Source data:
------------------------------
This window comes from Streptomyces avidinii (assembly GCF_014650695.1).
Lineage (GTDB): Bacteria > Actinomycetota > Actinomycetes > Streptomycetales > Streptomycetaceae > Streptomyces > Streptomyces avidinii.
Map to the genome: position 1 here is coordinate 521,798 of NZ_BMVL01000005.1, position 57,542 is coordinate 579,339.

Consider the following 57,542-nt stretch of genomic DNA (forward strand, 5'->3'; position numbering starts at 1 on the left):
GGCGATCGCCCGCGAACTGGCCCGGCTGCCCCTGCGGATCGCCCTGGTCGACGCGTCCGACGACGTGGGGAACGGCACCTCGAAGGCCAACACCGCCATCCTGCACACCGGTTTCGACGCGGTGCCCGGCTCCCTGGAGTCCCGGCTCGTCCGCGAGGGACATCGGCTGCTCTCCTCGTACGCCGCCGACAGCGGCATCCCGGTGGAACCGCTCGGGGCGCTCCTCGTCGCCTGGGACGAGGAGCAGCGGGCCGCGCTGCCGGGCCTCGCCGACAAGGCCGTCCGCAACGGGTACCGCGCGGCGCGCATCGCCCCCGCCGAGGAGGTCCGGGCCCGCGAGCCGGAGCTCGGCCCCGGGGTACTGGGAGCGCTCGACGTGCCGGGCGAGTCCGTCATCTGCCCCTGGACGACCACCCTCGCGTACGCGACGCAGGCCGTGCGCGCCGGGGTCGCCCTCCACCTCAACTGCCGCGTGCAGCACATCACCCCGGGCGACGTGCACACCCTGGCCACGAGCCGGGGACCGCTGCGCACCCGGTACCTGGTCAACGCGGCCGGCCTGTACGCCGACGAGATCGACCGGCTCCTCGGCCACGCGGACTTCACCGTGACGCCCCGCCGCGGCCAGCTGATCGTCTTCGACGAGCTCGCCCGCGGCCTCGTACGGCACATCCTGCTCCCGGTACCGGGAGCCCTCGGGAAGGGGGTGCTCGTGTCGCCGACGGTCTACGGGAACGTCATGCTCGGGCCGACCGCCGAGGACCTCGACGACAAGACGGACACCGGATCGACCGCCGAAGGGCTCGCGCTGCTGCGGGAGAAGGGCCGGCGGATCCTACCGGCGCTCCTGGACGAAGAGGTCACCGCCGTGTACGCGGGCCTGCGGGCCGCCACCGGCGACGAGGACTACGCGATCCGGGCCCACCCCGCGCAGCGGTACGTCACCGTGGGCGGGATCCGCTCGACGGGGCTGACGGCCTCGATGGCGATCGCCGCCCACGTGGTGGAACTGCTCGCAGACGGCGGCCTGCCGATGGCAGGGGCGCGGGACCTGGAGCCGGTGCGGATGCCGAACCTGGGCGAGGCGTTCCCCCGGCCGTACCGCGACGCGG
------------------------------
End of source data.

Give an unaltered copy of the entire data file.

This window comes from Streptomyces avidinii (assembly GCF_014650695.1).
Lineage (GTDB): Bacteria > Actinomycetota > Actinomycetes > Streptomycetales > Streptomycetaceae > Streptomyces > Streptomyces avidinii.
Map to the genome: position 1 here is coordinate 521,798 of NZ_BMVL01000005.1, position 57,542 is coordinate 579,339.

Consider the following 57,542-nt stretch of genomic DNA (forward strand, 5'->3'; position numbering starts at 1 on the left):
GGCGATCGCCCGCGAACTGGCCCGGCTGCCCCTGCGGATCGCCCTGGTCGACGCGTCCGACGACGTGGGGAACGGCACCTCGAAGGCCAACACCGCCATCCTGCACACCGGTTTCGACGCGGTGCCCGGCTCCCTGGAGTCCCGGCTCGTCCGCGAGGGACATCGGCTGCTCTCCTCGTACGCCGCCGACAGCGGCATCCCGGTGGAACCGCTCGGGGCGCTCCTCGTCGCCTGGGACGAGGAGCAGCGGGCCGCGCTGCCGGGCCTCGCCGACAAGGCCGTCCGCAACGGGTACCGCGCGGCGCGCATCGCCCCCGCCGAGGAGGTCCGGGCCCGCGAGCCGGAGCTCGGCCCCGGGGTACTGGGAGCGCTCGACGTGCCGGGCGAGTCCGTCATCTGCCCCTGGACGACCACCCTCGCGTACGCGACGCAGGCCGTGCGCGCCGGGGTCGCCCTCCACCTCAACTGCCGCGTGCAGCACATCACCCCGGGCGACGTGCACACCCTGGCCACGAGCCGGGGACCGCTGCGCACCCGGTACCTGGTCAACGCGGCCGGCCTGTACGCCGACGAGATCGACCGGCTCCTCGGCCACGCGGACTTCACCGTGACGCCCCGCCGCGGCCAGCTGATCGTCTTCGACGAGCTCGCCCGCGGCCTCGTACGGCACATCCTGCTCCCGGTACCGGGAGCCCTCGGGAAGGGGGTGCTCGTGTCGCCGACGGTCTACGGGAACGTCATGCTCGGGCCGACCGCCGAGGACCTCGACGACAAGACGGACACCGGATCGACCGCCGAAGGGCTCGCGCTGCTGCGGGAGAAGGGCCGGCGGATCCTACCGGCGCTCCTGGACGAAGAGGTCACCGCCGTGTACGCGGGCCTGCGGGCCGCCACCGGCGACGAGGACTACGCGATCCGGGCCCACCCCGCGCAGCGGTACGTCACCGTGGGCGGGATCCGCTCGACGGGGCTGACGGCCTCGATGGCGATCGCCGCCCACGTGGTGGAACTGCTCGCAGACGGCGGCCTGCCGATGGCAGGGGCGCGGGACCTGGAGCCGGTGCGGATGCCGAACCTGGGCGAGGCGTTCCCCCGGCCGTACCGCGACGCGG